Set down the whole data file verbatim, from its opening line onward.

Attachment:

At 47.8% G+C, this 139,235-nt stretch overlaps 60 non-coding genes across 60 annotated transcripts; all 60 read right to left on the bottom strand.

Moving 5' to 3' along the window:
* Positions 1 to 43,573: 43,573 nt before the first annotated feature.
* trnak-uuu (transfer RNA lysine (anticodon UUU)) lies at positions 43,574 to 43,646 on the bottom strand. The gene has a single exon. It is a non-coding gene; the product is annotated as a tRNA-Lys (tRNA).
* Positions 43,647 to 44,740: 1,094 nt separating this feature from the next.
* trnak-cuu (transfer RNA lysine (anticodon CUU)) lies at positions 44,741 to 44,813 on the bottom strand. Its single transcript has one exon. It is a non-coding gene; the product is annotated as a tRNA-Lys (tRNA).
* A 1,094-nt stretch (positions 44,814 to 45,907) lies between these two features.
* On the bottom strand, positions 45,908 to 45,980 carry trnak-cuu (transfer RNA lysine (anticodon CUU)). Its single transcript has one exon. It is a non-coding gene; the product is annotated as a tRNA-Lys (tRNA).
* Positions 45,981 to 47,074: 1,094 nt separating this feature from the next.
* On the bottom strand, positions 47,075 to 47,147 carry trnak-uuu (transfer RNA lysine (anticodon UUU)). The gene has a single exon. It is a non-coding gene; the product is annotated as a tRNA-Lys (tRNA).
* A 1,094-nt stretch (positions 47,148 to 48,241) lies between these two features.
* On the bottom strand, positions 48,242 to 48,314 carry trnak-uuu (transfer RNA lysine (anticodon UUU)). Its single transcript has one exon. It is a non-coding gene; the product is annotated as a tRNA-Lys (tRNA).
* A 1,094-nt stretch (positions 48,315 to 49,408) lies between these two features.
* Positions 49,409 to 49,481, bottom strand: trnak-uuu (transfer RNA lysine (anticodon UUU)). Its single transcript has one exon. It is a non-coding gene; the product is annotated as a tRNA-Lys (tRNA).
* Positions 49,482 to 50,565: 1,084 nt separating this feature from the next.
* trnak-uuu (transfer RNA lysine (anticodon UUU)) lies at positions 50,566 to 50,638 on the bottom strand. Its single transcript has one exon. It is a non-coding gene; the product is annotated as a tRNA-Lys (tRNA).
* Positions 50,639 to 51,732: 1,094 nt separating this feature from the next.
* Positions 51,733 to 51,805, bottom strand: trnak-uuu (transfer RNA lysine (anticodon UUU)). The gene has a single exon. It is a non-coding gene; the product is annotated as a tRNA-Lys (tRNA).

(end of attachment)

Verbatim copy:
At 47.8% G+C, this 139,235-nt stretch overlaps 60 non-coding genes across 60 annotated transcripts; all 60 read right to left on the bottom strand.

Moving 5' to 3' along the window:
* Positions 1 to 43,573: 43,573 nt before the first annotated feature.
* trnak-uuu (transfer RNA lysine (anticodon UUU)) lies at positions 43,574 to 43,646 on the bottom strand. The gene has a single exon. It is a non-coding gene; the product is annotated as a tRNA-Lys (tRNA).
* Positions 43,647 to 44,740: 1,094 nt separating this feature from the next.
* trnak-cuu (transfer RNA lysine (anticodon CUU)) lies at positions 44,741 to 44,813 on the bottom strand. Its single transcript has one exon. It is a non-coding gene; the product is annotated as a tRNA-Lys (tRNA).
* A 1,094-nt stretch (positions 44,814 to 45,907) lies between these two features.
* On the bottom strand, positions 45,908 to 45,980 carry trnak-cuu (transfer RNA lysine (anticodon CUU)). Its single transcript has one exon. It is a non-coding gene; the product is annotated as a tRNA-Lys (tRNA).
* Positions 45,981 to 47,074: 1,094 nt separating this feature from the next.
* On the bottom strand, positions 47,075 to 47,147 carry trnak-uuu (transfer RNA lysine (anticodon UUU)). The gene has a single exon. It is a non-coding gene; the product is annotated as a tRNA-Lys (tRNA).
* A 1,094-nt stretch (positions 47,148 to 48,241) lies between these two features.
* On the bottom strand, positions 48,242 to 48,314 carry trnak-uuu (transfer RNA lysine (anticodon UUU)). Its single transcript has one exon. It is a non-coding gene; the product is annotated as a tRNA-Lys (tRNA).
* A 1,094-nt stretch (positions 48,315 to 49,408) lies between these two features.
* Positions 49,409 to 49,481, bottom strand: trnak-uuu (transfer RNA lysine (anticodon UUU)). Its single transcript has one exon. It is a non-coding gene; the product is annotated as a tRNA-Lys (tRNA).
* Positions 49,482 to 50,565: 1,084 nt separating this feature from the next.
* trnak-uuu (transfer RNA lysine (anticodon UUU)) lies at positions 50,566 to 50,638 on the bottom strand. Its single transcript has one exon. It is a non-coding gene; the product is annotated as a tRNA-Lys (tRNA).
* Positions 50,639 to 51,732: 1,094 nt separating this feature from the next.
* Positions 51,733 to 51,805, bottom strand: trnak-uuu (transfer RNA lysine (anticodon UUU)). The gene has a single exon. It is a non-coding gene; the product is annotated as a tRNA-Lys (tRNA).